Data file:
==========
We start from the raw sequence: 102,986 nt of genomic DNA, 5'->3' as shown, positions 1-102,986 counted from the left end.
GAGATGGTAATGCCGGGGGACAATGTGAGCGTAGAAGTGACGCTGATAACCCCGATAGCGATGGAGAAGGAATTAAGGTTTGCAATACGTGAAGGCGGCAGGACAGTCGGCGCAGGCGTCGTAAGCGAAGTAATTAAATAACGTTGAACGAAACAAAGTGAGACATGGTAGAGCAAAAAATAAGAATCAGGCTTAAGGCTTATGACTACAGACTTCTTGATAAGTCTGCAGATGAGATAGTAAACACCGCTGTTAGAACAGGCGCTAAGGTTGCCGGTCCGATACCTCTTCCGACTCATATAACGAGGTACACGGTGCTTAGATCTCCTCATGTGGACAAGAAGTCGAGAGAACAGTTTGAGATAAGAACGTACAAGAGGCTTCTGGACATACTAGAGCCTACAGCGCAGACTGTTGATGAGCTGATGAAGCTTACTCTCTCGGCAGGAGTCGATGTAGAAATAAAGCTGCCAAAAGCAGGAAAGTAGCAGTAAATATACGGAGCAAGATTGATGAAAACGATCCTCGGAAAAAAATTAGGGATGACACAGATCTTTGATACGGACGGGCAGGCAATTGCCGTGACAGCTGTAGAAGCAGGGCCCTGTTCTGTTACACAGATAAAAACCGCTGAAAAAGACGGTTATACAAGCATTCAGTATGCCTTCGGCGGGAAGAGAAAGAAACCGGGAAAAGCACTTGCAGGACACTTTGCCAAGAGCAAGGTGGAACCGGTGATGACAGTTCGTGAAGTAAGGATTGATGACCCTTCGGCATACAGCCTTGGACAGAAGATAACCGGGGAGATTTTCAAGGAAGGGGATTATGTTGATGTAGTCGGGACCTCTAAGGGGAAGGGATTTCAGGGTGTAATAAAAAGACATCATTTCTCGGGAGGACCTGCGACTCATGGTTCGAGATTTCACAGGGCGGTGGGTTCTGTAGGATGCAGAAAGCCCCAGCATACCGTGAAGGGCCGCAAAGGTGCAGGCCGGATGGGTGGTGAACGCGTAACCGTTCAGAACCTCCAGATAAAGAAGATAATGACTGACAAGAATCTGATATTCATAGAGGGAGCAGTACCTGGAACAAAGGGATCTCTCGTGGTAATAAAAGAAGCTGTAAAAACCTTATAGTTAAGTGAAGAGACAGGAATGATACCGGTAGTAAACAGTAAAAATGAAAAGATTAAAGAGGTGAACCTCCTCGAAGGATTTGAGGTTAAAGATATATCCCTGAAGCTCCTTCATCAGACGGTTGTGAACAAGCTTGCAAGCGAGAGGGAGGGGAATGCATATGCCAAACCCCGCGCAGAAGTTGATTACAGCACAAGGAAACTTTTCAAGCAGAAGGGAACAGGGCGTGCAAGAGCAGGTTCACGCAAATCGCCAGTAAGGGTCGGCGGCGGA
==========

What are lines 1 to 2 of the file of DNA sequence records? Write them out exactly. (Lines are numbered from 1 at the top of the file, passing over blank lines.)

We start from the raw sequence: 102,986 nt of genomic DNA, 5'->3' as shown, positions 1-102,986 counted from the left end.
GAGATGGTAATGCCGGGGGACAATGTGAGCGTAGAAGTGACGCTGATAACCCCGATAGCGATGGAGAAGGAATTAAGGTTTGCAATACGTGAAGGCGGCAGGACAGTCGGCGCAGGCGTCGTAAGCGAAGTAATTAAATAACGTTGAACGAAACAAAGTGAGACATGGTAGAGCAAAAAATAAGAATCAGGCTTAAGGCTTATGACTACAGACTTCTTGATAAGTCTGCAGATGAGATAGTAAACACCGCTGTTAGAACAGGCGCTAAGGTTGCCGGTCCGATACCTCTTCCGACTCATATAACGAGGTACACGGTGCTTAGATCTCCTCATGTGGACAAGAAGTCGAGAGAACAGTTTGAGATAAGAACGTACAAGAGGCTTCTGGACATACTAGAGCCTACAGCGCAGACTGTTGATGAGCTGATGAAGCTTACTCTCTCGGCAGGAGTCGATGTAGAAATAAAGCTGCCAAAAGCAGGAAAGTAGCAGTAAATATACGGAGCAAGATTGATGAAAACGATCCTCGGAAAAAAATTAGGGATGACACAGATCTTTGATACGGACGGGCAGGCAATTGCCGTGACAGCTGTAGAAGCAGGGCCCTGTTCTGTTACACAGATAAAAACCGCTGAAAAAGACGGTTATACAAGCATTCAGTATGCCTTCGGCGGGAAGAGAAAGAAACCGGGAAAAGCACTTGCAGGACACTTTGCCAAGAGCAAGGTGGAACCGGTGATGACAGTTCGTGAAGTAAGGATTGATGACCCTTCGGCATACAGCCTTGGACAGAAGATAACCGGGGAGATTTTCAAGGAAGGGGATTATGTTGATGTAGTCGGGACCTCTAAGGGGAAGGGATTTCAGGGTGTAATAAAAAGACATCATTTCTCGGGAGGACCTGCGACTCATGGTTCGAGATTTCACAGGGCGGTGGGTTCTGTAGGATGCAGAAAGCCCCAGCATACCGTGAAGGGCCGCAAAGGTGCAGGCCGGATGGGTGGTGAACGCGTAACCGTTCAGAACCTCCAGATAAAGAAGATAATGACTGACAAGAATCTGATATTCATAGAGGGAGCAGTACCTGGAACAAAGGGATCTCTCGTGGTAATAAAAGAAGCTGTAAAAACCTTATAGTTAAGTGAAGAGACAGGAATGATACCGGTAGTAAACAGTAAAAATGAAAAGATTAAAGAGGTGAACCTCCTCGAAGGATTTGAGGTTAAAGATATATCCCTGAAGCTCCTTCATCAGACGGTTGTGAACAAGCTTGCAAGCGAGAGGGAGGGGAATGCATATGCCAAACCCCGCGCAGAAGTTGATTACAGCACAAGGAAACTTTTCAAGCAGAAGGGAACAGGGCGTGCAAGAGCAGGTTCACGCAAATCGCCAGTAAGGGTCGGCGGCGGA